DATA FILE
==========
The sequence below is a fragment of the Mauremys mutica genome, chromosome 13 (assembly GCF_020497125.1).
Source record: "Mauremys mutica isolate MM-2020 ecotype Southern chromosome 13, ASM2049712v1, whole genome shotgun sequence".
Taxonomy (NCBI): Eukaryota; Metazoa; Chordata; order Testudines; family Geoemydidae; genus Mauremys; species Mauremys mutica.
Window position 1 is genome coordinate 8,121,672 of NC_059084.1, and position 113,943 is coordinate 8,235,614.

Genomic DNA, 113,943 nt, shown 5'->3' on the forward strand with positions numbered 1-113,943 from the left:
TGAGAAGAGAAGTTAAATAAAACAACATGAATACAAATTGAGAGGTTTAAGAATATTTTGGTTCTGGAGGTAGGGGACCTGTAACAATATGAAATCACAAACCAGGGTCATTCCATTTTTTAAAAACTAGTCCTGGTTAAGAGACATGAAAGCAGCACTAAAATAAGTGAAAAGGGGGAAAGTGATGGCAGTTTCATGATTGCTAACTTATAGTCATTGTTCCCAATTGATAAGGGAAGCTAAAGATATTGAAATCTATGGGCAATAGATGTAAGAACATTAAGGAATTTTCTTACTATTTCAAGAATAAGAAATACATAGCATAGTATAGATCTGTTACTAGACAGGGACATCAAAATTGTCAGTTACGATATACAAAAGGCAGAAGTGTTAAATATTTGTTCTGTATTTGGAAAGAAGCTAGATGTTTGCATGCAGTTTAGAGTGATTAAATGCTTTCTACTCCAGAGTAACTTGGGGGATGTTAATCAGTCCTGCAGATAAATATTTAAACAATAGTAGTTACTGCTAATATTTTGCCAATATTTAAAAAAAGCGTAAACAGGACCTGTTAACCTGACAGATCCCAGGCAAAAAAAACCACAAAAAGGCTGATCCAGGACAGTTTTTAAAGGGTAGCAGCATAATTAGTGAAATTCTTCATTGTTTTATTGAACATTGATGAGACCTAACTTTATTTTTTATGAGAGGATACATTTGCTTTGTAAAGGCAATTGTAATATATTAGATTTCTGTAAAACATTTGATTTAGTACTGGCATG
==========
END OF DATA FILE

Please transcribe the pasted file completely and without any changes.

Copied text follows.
The sequence below is a fragment of the Mauremys mutica genome, chromosome 13 (assembly GCF_020497125.1).
Source record: "Mauremys mutica isolate MM-2020 ecotype Southern chromosome 13, ASM2049712v1, whole genome shotgun sequence".
Taxonomy (NCBI): Eukaryota; Metazoa; Chordata; order Testudines; family Geoemydidae; genus Mauremys; species Mauremys mutica.
Window position 1 is genome coordinate 8,121,672 of NC_059084.1, and position 113,943 is coordinate 8,235,614.

Genomic DNA, 113,943 nt, shown 5'->3' on the forward strand with positions numbered 1-113,943 from the left:
TGAGAAGAGAAGTTAAATAAAACAACATGAATACAAATTGAGAGGTTTAAGAATATTTTGGTTCTGGAGGTAGGGGACCTGTAACAATATGAAATCACAAACCAGGGTCATTCCATTTTTTAAAAACTAGTCCTGGTTAAGAGACATGAAAGCAGCACTAAAATAAGTGAAAAGGGGGAAAGTGATGGCAGTTTCATGATTGCTAACTTATAGTCATTGTTCCCAATTGATAAGGGAAGCTAAAGATATTGAAATCTATGGGCAATAGATGTAAGAACATTAAGGAATTTTCTTACTATTTCAAGAATAAGAAATACATAGCATAGTATAGATCTGTTACTAGACAGGGACATCAAAATTGTCAGTTACGATATACAAAAGGCAGAAGTGTTAAATATTTGTTCTGTATTTGGAAAGAAGCTAGATGTTTGCATGCAGTTTAGAGTGATTAAATGCTTTCTACTCCAGAGTAACTTGGGGGATGTTAATCAGTCCTGCAGATAAATATTTAAACAATAGTAGTTACTGCTAATATTTTGCCAATATTTAAAAAAAGCGTAAACAGGACCTGTTAACCTGACAGATCCCAGGCAAAAAAAACCACAAAAAGGCTGATCCAGGACAGTTTTTAAAGGGTAGCAGCATAATTAGTGAAATTCTTCATTGTTTTATTGAACATTGATGAGACCTAACTTTATTTTTTATGAGAGGATACATTTGCTTTGTAAAGGCAATTGTAATATATTAGATTTCTGTAAAACATTTGATTTAGTACTGGCATG